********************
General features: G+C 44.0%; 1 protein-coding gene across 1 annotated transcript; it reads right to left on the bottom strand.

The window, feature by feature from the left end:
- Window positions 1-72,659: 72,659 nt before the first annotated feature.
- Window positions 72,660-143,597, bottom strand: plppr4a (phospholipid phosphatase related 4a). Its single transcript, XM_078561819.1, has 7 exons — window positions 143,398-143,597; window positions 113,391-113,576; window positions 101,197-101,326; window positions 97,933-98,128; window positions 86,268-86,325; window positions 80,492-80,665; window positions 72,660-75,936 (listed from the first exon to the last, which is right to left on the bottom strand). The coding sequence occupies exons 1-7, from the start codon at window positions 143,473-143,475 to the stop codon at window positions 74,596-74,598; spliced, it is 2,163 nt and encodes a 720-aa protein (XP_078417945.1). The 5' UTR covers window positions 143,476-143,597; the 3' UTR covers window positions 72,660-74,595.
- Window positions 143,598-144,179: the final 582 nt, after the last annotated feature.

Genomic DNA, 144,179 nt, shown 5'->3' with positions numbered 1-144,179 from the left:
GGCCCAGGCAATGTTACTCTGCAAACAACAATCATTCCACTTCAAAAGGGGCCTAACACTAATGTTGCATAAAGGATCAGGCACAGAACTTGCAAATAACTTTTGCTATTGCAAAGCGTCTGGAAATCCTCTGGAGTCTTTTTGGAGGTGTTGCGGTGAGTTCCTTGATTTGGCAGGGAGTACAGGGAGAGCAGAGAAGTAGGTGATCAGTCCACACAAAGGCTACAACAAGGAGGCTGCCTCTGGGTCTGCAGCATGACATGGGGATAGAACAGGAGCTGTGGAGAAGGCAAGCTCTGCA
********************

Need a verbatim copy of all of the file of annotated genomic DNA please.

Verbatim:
General features: G+C 44.0%; 1 protein-coding gene across 1 annotated transcript; it reads right to left on the bottom strand.

The window, feature by feature from the left end:
- Window positions 1-72,659: 72,659 nt before the first annotated feature.
- Window positions 72,660-143,597, bottom strand: plppr4a (phospholipid phosphatase related 4a). Its single transcript, XM_078561819.1, has 7 exons — window positions 143,398-143,597; window positions 113,391-113,576; window positions 101,197-101,326; window positions 97,933-98,128; window positions 86,268-86,325; window positions 80,492-80,665; window positions 72,660-75,936 (listed from the first exon to the last, which is right to left on the bottom strand). The coding sequence occupies exons 1-7, from the start codon at window positions 143,473-143,475 to the stop codon at window positions 74,596-74,598; spliced, it is 2,163 nt and encodes a 720-aa protein (XP_078417945.1). The 5' UTR covers window positions 143,476-143,597; the 3' UTR covers window positions 72,660-74,595.
- Window positions 143,598-144,179: the final 582 nt, after the last annotated feature.

Genomic DNA, 144,179 nt, shown 5'->3' with positions numbered 1-144,179 from the left:
GGCCCAGGCAATGTTACTCTGCAAACAACAATCATTCCACTTCAAAAGGGGCCTAACACTAATGTTGCATAAAGGATCAGGCACAGAACTTGCAAATAACTTTTGCTATTGCAAAGCGTCTGGAAATCCTCTGGAGTCTTTTTGGAGGTGTTGCGGTGAGTTCCTTGATTTGGCAGGGAGTACAGGGAGAGCAGAGAAGTAGGTGATCAGTCCACACAAAGGCTACAACAAGGAGGCTGCCTCTGGGTCTGCAGCATGACATGGGGATAGAACAGGAGCTGTGGAGAAGGCAAGCTCTGCA